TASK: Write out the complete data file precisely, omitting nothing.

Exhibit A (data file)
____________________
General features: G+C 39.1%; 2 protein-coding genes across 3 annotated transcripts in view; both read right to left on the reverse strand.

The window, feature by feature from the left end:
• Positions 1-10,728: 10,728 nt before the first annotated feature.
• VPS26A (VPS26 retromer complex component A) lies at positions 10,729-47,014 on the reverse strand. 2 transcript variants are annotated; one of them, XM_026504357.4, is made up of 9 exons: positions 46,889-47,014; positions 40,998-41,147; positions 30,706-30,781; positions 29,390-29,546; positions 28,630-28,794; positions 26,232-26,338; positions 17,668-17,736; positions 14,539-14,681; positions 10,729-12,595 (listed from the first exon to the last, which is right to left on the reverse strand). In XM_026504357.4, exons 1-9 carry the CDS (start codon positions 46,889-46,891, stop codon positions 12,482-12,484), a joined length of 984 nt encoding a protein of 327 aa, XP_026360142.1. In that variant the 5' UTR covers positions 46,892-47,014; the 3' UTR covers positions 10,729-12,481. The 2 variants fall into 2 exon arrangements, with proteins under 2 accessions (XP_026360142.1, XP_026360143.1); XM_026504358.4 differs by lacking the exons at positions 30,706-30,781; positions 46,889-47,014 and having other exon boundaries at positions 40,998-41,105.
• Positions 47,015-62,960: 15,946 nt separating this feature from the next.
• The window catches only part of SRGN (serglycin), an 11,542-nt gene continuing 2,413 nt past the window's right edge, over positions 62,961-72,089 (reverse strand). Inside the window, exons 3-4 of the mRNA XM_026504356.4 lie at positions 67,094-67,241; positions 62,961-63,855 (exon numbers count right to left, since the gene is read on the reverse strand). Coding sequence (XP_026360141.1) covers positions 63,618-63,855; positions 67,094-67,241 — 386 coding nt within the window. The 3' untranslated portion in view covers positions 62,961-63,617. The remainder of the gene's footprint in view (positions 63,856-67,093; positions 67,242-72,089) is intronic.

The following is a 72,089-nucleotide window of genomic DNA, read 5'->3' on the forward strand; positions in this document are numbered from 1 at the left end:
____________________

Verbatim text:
General features: G+C 39.1%; 2 protein-coding genes across 3 annotated transcripts in view; both read right to left on the reverse strand.

The window, feature by feature from the left end:
• Positions 1-10,728: 10,728 nt before the first annotated feature.
• VPS26A (VPS26 retromer complex component A) lies at positions 10,729-47,014 on the reverse strand. 2 transcript variants are annotated; one of them, XM_026504357.4, is made up of 9 exons: positions 46,889-47,014; positions 40,998-41,147; positions 30,706-30,781; positions 29,390-29,546; positions 28,630-28,794; positions 26,232-26,338; positions 17,668-17,736; positions 14,539-14,681; positions 10,729-12,595 (listed from the first exon to the last, which is right to left on the reverse strand). In XM_026504357.4, exons 1-9 carry the CDS (start codon positions 46,889-46,891, stop codon positions 12,482-12,484), a joined length of 984 nt encoding a protein of 327 aa, XP_026360142.1. In that variant the 5' UTR covers positions 46,892-47,014; the 3' UTR covers positions 10,729-12,481. The 2 variants fall into 2 exon arrangements, with proteins under 2 accessions (XP_026360142.1, XP_026360143.1); XM_026504358.4 differs by lacking the exons at positions 30,706-30,781; positions 46,889-47,014 and having other exon boundaries at positions 40,998-41,105.
• Positions 47,015-62,960: 15,946 nt separating this feature from the next.
• The window catches only part of SRGN (serglycin), an 11,542-nt gene continuing 2,413 nt past the window's right edge, over positions 62,961-72,089 (reverse strand). Inside the window, exons 3-4 of the mRNA XM_026504356.4 lie at positions 67,094-67,241; positions 62,961-63,855 (exon numbers count right to left, since the gene is read on the reverse strand). Coding sequence (XP_026360141.1) covers positions 63,618-63,855; positions 67,094-67,241 — 386 coding nt within the window. The 3' untranslated portion in view covers positions 62,961-63,617. The remainder of the gene's footprint in view (positions 63,856-67,093; positions 67,242-72,089) is intronic.

The following is a 72,089-nucleotide window of genomic DNA, read 5'->3' on the forward strand; positions in this document are numbered from 1 at the left end: